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  • Writer's pictureLeila Khalid

The Global Dominance of Chinese Lithium-Ion Batteries


Written By: Leila Khalid

Edited By: Vanessa Lu Langley


Lithium-ion batteries are the hidden powerhouses of many of the products we use in our everyday lives, and the demand for these batteries is continuing to increase dramatically. Lithium is a very unique element, as it is extremely light and has a high electrochemical potential (Rapier, 2019). This gives lithium batteries an especially high energy density, as they can hold a significant amount of energy in a small amount of space, making them ideal for portable electronics such as cellphones and laptops (EPA, n.d.). Additionally, lithium batteries are essential to the production of electric vehicles (EVs) which are becoming increasingly prominent as countries try to limit their carbon footprints (Rapier, 2019). Nonetheless, not every country has the ability to mine and manufacture lithium batteries. China is far and above the most dominant player in the lithium-game, with control along every step of the global supply chain.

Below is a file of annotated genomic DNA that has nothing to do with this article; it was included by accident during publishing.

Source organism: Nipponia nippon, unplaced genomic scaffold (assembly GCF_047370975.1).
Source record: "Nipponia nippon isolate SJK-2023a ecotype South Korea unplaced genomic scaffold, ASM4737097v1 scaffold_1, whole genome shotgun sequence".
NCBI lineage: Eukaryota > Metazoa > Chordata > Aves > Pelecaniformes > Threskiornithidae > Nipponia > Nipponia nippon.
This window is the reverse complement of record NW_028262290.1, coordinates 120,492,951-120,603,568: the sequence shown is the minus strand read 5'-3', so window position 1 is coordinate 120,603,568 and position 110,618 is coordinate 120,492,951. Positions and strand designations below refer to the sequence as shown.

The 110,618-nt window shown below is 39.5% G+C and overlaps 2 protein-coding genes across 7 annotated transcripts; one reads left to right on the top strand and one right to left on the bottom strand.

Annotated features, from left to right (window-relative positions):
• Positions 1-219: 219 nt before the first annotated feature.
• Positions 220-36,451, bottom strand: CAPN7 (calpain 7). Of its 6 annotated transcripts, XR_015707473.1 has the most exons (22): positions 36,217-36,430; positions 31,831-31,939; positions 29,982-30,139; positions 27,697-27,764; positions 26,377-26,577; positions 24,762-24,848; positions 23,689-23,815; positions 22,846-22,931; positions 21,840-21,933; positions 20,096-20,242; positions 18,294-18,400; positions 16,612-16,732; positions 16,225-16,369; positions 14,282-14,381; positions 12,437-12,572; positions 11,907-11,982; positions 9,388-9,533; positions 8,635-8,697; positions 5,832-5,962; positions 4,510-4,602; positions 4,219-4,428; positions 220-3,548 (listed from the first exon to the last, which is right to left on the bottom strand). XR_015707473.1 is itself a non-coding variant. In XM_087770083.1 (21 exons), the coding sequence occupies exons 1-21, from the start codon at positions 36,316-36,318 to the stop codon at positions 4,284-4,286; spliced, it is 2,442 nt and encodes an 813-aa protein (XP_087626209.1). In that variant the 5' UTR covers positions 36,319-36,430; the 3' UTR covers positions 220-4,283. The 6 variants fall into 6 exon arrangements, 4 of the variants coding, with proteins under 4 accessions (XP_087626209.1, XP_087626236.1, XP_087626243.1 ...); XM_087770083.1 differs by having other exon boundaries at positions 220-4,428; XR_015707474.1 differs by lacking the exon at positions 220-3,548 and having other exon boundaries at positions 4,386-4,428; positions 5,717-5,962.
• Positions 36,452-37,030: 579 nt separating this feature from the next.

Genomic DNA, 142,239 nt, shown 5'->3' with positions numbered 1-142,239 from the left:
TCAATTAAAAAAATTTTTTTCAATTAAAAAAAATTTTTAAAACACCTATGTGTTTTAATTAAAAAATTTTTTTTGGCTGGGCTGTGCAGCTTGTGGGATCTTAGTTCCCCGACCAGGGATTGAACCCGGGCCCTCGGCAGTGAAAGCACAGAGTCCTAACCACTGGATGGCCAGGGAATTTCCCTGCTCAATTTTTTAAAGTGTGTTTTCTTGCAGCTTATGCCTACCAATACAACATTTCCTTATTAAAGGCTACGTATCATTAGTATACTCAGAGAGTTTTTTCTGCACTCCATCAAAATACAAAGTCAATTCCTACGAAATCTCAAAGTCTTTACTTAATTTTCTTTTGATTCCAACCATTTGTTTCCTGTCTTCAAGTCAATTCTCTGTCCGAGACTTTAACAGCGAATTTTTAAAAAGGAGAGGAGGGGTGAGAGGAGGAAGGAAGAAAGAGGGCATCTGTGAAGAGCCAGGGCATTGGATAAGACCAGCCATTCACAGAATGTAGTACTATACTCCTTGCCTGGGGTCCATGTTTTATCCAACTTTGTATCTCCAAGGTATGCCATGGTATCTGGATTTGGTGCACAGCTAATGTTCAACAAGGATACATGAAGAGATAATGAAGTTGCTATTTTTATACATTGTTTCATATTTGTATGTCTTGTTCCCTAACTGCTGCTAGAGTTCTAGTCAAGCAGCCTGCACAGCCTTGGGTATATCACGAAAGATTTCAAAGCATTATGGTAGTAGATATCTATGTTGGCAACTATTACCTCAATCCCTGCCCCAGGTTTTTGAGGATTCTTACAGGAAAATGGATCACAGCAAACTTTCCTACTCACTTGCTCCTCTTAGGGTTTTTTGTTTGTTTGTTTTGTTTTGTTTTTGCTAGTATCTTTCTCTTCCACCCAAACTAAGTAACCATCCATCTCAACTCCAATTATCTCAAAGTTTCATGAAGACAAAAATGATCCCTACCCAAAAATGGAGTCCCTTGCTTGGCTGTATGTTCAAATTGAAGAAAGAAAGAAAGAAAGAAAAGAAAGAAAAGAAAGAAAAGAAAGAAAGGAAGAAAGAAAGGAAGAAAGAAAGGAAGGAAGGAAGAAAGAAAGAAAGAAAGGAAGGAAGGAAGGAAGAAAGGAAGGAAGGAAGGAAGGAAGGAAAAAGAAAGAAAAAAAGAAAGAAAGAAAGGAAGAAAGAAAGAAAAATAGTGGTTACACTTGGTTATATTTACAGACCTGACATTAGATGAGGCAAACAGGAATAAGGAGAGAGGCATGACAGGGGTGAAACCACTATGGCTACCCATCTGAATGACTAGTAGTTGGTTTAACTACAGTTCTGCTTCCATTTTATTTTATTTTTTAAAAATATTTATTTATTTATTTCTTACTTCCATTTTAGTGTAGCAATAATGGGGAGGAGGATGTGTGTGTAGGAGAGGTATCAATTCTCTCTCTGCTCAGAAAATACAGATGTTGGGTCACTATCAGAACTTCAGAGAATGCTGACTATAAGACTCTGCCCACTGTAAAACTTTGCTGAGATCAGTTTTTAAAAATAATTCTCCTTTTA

Although China only contains about 13% of the world’s lithium supply, it has significantly more control and production capabilities than any other country (Scott, 2022). Even though most of the elements important to battery production, including lithium, cobalt, manganese, and nickel, are mined outside of China, no one else has the infrastructure to process these materials into batteries at the desired rate. This allows China to control up to 80% of the lithium battery market (Katwala, 2022). In terms of EV batteries specifically, six out of the 10 major producers are Chinese (Katwala, 2022). This domination of lithium batteries by the Chinese is not slowing down, as they are continuing to expand both domestically and abroad. Most importantly, the Chinese company Lithium Tianqi now owns significant portions of the mines in both Australia and Chile – the world’s two largest lithium producers (Katwala, 2022). What China may lack in natural lithium supply, it makes up for with these crucial international investments.


Source: BloombergNEF